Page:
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To George Washington from William Heath, 4 December 1781

Head quarters, Highlands December 4th 1781.

Dear General

The inclosed letters from general Bailey and Mr Adams, were handed me a few days since by captain Edgar, the person refered to in those letters. Captain Edgar’s want of money has induced him not to think of proceeding farther southward. He is for the present gone to Albany, where he has several friends. He informs me, that there is undoubtedly a plan of union maturing between the british government in Canada, and some of the leading men of Vermont, which, it was said, would take place in the course of five months from the beginning of September— That a colonel Thomas Johnson, who belongs to the Grants and is a prisoner at Montreal, has interested himself in the matter with views of discovering their designs— that if his exchange can be effected, he will discover the whole plan. Captain Edgar apprehends the enemy will be permitted to take some advantages in Vermont, which will give them foot-hold when a peace takes place— and that their movement over the lakes this fall had a view to the same plan; but by the measures which were adopted, they were defeated— That major-general Reidesel actually went up lake Champlain, although he did not take the command— that the enemy’s force was about 2200 men— that they took with them a number of 9 and 6 pound cannon— that they have a number of small batteaux and canoes, which cannot be designed for the lakes, but for some of the rivers. How far the capture of earl Cornwallis and his army may operate upon them to change their plan, is uncertain. They have been flattering themselves that the earl would effect great things in the south. General Reidesel is to command at Montreal.

I believe the bulk of the people on the Grant are as warmly attached to the american cause as any of the inhabitants of the thirteen states, but at the same time I believe there are some designing men among them. Your Excellency can best determine what use, or whether any can be made of these hints.

Captain Edgar represents lieutenant colonel Stacey, several officers, and a number of soldiers, who are in captivity in Canada, to be in a most wretched situation: I beg leave, therefore, to submit to your Excellency some measures being taken to effect their exchange and the exchange of colonel Johnson; by which means the suspected plan may be developed. I have the honor to be With the greatest respect, Your Excellency’s Most obedient servant,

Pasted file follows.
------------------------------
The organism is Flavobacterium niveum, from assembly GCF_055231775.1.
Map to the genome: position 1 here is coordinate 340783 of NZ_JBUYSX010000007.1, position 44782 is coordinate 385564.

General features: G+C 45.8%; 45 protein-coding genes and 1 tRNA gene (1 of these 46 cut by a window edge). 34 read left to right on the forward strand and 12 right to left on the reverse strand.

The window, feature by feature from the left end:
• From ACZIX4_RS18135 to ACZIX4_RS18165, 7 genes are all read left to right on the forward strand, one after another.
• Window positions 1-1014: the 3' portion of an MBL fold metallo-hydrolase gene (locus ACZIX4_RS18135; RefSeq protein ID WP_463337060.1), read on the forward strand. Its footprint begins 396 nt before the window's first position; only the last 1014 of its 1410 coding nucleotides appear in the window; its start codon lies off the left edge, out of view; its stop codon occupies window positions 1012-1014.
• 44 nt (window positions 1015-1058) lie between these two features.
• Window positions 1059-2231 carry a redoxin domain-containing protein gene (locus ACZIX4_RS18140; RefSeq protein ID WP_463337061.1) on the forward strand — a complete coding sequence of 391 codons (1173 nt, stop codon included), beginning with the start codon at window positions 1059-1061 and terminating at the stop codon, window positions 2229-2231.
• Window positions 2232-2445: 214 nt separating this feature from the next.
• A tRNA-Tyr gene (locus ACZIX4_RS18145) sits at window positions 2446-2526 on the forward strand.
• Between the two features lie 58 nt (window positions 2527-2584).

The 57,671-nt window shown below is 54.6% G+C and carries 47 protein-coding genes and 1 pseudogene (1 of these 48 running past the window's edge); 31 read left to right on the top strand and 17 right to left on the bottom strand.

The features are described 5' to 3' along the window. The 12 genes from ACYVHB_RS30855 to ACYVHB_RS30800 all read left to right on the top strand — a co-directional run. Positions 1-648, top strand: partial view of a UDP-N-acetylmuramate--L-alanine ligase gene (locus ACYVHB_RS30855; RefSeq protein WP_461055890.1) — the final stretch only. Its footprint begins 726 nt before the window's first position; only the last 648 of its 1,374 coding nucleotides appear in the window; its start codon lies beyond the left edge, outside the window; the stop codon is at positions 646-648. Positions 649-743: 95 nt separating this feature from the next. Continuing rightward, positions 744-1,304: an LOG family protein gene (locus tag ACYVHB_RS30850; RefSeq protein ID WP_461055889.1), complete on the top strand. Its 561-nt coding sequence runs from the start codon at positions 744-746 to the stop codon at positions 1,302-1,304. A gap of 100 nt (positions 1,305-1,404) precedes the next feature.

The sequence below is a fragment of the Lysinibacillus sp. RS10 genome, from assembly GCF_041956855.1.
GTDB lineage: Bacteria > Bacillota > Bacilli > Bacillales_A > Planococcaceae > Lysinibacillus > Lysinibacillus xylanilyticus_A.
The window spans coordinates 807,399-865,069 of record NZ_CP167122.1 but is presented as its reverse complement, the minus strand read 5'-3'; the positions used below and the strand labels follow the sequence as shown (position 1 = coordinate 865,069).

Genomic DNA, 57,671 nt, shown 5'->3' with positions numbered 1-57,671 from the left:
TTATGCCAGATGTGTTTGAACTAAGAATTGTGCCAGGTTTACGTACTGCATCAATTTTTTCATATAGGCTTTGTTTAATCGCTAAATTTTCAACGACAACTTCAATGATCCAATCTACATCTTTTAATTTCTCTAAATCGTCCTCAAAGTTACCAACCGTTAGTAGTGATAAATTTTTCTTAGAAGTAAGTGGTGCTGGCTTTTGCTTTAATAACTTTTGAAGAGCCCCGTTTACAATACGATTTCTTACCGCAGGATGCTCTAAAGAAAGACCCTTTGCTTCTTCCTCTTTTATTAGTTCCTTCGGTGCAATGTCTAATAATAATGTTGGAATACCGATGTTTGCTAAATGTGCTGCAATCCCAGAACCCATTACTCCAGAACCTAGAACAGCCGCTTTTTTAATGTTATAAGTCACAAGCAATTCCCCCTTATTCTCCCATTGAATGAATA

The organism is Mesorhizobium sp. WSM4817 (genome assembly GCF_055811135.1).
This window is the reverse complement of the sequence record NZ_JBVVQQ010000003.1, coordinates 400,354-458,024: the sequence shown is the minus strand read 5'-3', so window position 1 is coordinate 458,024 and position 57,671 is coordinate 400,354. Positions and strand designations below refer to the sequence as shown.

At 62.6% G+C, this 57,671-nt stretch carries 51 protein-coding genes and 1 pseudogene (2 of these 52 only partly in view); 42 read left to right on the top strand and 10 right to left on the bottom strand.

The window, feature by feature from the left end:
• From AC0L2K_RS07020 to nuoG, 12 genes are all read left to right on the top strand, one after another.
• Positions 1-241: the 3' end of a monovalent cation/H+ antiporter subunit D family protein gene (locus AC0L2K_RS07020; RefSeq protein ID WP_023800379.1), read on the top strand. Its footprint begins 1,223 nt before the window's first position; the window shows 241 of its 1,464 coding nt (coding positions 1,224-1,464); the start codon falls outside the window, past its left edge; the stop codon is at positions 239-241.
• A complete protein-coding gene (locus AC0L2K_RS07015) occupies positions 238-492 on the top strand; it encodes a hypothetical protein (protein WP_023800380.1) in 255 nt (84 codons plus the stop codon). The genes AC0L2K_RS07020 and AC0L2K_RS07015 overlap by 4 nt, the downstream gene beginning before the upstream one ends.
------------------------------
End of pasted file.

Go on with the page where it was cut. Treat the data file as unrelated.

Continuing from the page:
W. Heath

P.S. The state of New York are impatient to have a settlement of the forage confirmed in West Chester county by the allied army. I some time since wrote your Excellency, that Congress had directed me to take measures to have the quantity ascertained, which obliged me to request your orders to the quarter masters to favor me with returns of the number of horses, cattle, &c. which were kept by the allied army while in said county— Your Excellency was pleased to inform me those officers should be directed to forward such returns; as I have not received them, I request the officers may be desired to forward them as soon as may be convenient.

Apprehending that Guilford and Branford, pointed out by governor Trumbull for the winter quarters of colonel Sheldon’s regiment, were so near the Sound as would render their situation either exposed to surprise, or tend to prevent the horses getting properly recruited; Upon a representation, the governor and council have been pleased to order preparations to be made for them at the societies of Worthington, Kensington, New Britain, Westfield and Middleton, and the towns of Farmington and Middleton; where I believe they will be well provided for. I have the honor to be— as before,

W. Heath

DLC: Papers of George Washington.


Newbury Novr 10th 1781


The Bearer Capt. John Edgar Lately made his Escape from Montreal In Canada with Inteligence he received from one Colo. Thomas Johnson who was a Prisner to the Enemy in Canada but Since Returned on Parole, to Coos, and Colo. Stacy and Lt [Holdan] now in Captivity in Montreal, the Inteligence I dare not Commit to writing but refer you to Mr Edgar who May Doubtless be depended upon, as Colo. Johnson told me tho, he Could not Devulge any Matters Since he Gave his Parole yet he could Speak freely while at Montreal and in a few Days I would See a Person who would Inform of Matters of Importance to the United State, accordingly Mr Edgar arived, and have Informed me what Desired him to Inform your Honr— all is Peace in our Quarter I am your Honrs Most obedient Humble Sert

Jacob Bayly

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